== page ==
Well, they come out on the same day. And there’s a funny thing about Jem and the Holograms. It’s different audiences. This movie is really for young girls, and Paranormal Activity is for older people, but there’s a lot of crossover in the fans of the TV show, who watched it when it was on in the 80s. There’s actually a lot of crossover between them and a lot of those people really love scary movies and Jem and the Holograms is really about celebrating being different and weird and odd and most horror fans, like myself, are weird and different and odd. So there’s actually, in my mind, a lot of crossover even though on the outside, it would seem very strange.

What specific qualities do you look for in a project before you decide to produce it?

We look for two things: Is it unique/scary? And does it feel new/original? I think those things are connected. Does it feel new, have we not seen it before, and is it scary? Those are the things that we look for.

And I think what makes the projects feel new and scary are three things: One, I think a good story. You always look for a story that works even if the scares weren’t in the movie, so that if you take out everything scary, there’s still a story that works without them. Then, we always look for—this is not in the script—but as part of putting the movie together, having really good actors. Obviously that’s really important. Finally, if you have a great story and great actors then we talk about what the scares are going to be, but those are the ingredients, I think, for a great scary movie.

What inspired you to start the Paranormal Activity movies?

You know, I was doing all different kinds of movies before I did Paranormal Activity. I was doing little indie, art movies that no one saw. I was kind of tired of making movies that no one ever saw, so I wanted to try something new. I think that’s kind of what inspired me. I thought it was more commercial than what I had been doing, and so I wanted to try something where there was actually an audience. I was making movies that had more people in the crew than people  watching the movie. It was fun to make a movie that people were actually going to go see. [Laughs]


We’ve been on this scary journey with Katie. Are there going to be some revelations about her character in this movie?

Yes, there are going to be revelations about Katie, but there are going to be many more revelations about Toby.

How did you go about choosing a name for the scary demon [Toby] in this series?

You know, I was thinking of that today. I was talking about Toby. I don’t know who came up with Toby. It wasn’t me. It’s a funny name, but I don’t know who came up with it so I can’t answer that question. I had the same question this morning. [Laughs]

Is it ever scary for you on set while filming?

When you film a horror movie, it’s not scary. In fact, the set of a horror movie is actually a lot more fun than the set of a comedy. People who make horror movies are kind of like the fans. We don’t take ourselves that seriously, so it’s actually a lot of fun.

Ethan Hawke was in Sinister, and he doesn’t like horror movies and he didn’t want to do a horror film, his biggest reason being that he thought the set would be scary. Then he found out what I’m telling you, and he had such a good time that we did The Purge right after. He was like, “This is fun!” [Laughs] Sets of horror movies are not scary at all. Never.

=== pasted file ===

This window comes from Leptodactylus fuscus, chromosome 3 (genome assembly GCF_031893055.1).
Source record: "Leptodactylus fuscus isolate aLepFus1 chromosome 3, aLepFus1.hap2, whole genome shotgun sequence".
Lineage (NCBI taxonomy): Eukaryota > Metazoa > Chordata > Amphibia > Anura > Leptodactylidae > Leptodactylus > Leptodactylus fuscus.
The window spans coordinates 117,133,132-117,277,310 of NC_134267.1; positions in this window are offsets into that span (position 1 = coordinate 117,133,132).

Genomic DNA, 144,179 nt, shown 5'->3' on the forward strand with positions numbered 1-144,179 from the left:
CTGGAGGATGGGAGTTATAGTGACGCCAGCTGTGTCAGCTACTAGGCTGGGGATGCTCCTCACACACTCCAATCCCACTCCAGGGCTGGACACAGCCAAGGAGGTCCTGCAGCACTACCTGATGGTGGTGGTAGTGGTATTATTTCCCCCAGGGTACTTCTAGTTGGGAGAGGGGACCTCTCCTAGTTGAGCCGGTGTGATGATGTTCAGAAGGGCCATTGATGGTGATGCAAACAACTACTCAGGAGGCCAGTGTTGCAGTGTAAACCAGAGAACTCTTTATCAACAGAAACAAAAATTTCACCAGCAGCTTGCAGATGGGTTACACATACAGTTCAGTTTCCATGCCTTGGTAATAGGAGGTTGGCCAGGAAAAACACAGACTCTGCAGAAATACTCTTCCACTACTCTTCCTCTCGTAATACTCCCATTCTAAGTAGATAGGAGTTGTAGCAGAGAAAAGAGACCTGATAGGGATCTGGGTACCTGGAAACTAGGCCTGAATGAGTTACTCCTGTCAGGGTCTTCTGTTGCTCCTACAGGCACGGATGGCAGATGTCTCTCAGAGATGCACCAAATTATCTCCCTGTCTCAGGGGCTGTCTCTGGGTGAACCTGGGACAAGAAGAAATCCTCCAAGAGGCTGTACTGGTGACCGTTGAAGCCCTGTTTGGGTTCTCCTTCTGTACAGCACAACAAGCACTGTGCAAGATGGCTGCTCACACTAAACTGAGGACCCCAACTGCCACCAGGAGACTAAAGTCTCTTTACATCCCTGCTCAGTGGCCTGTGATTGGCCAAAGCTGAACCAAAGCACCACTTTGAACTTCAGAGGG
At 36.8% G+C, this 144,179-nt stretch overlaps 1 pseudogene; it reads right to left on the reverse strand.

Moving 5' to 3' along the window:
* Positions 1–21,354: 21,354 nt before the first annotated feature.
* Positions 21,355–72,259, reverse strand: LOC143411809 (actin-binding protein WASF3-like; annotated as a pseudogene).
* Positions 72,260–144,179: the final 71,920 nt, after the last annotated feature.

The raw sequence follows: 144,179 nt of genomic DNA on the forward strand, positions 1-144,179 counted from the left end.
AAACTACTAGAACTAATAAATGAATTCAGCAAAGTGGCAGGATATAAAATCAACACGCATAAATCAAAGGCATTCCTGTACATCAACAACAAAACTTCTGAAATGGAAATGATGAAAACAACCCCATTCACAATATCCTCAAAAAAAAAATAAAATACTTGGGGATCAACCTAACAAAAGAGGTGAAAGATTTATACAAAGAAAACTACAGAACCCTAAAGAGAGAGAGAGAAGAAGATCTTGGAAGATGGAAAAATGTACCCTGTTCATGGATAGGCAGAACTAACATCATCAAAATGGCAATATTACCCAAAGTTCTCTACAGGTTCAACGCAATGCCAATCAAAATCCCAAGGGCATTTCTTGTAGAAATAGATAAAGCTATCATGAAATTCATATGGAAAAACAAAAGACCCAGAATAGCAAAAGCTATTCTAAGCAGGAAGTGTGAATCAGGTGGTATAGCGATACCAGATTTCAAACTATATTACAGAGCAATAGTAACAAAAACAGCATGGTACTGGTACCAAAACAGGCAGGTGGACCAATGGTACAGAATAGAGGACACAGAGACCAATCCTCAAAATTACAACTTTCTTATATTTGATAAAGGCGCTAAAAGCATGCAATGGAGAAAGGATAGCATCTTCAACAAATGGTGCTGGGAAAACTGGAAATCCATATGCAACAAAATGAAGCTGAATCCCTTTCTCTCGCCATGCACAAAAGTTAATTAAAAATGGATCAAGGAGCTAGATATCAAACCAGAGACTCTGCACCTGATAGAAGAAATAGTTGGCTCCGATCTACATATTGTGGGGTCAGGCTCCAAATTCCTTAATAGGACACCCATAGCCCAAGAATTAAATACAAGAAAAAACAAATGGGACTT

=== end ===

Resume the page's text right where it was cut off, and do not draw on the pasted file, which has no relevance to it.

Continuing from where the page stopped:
When you’re casting actors for scary movies, is there a particular skill set they need to have that’s different to other actors?

Yes. When you cast actors for scary movies, they need to be good actors. And I know that sounds obvious, but a lot of people who make scary movies don’t love scary movies. They make them because they’re commercial, and they don’t appreciate them. A lot of times they’ll put actors in who have done a lot of other scary movies before, and the truth is, a great scary movie actor is a great actor period. It’s very hard to act in a scary movie because you have to be totally petrified of nothing. I mean, the sets aren’t scary. The scary movie that you’re watching isn’t scary unless you really believe that the character is scared and the quality of actors in a scary movie is such a crucial thing for these movies, and most people in Hollywood don’t understand that, so that’s a great question. [Laughs]

This is your last movie of the Paranormal Activity series. Which one has been your favorite?

Three. That was my favorite one. Yeah, I really like my three.

Since you’re promising fans that all the questions will be answered in this final film, what does that mean for the franchise? Will there be a sort of reboot in the story?

We don’t have any plans of a reboot, and we’re not going to continue the Paranormal franchise. All these characters are done. In 5 years, if some amazing filmmaker that I love comes and says, “Here’s a whole new way to approach Paranormal Activity” it might happen, but we have no plans. We’re not going out to pursue that, and I think what’s special about this movie is that it’s the end of this. We’re not deciding it’s the end afterwards, but we’re deciding it’s the end before it comes out. Even if it’s a huge hit, and it does a ton of business, it’s still going to be the last one.


Alejandra Torres is a 21 year old from Miami, Florida. She graduated from Florida International University with a degree in English Literature. She loves books, television, and movies. Some of her other favorite things include: leftovers (food—not the show), cookie dough, and her pet poodles, Benji and Bella. She hates Miami traffic but loves XM radio, so basically, it’s complicated. In a battle between contacts or trendy, oversized glasses, the latter wins because lets face it, contacts are a lot more dangerous than some people might think. Her latest binge victim was Parks & Recreation. She “literally” got through six seasons faster than the Millennium Falcon kicks into warp speed. Her favorite shows include: Game of Thrones and Pretty Little Liars—because it doesn’t matter whether a girl is from Dragonstone or Rosewood, fashion is key.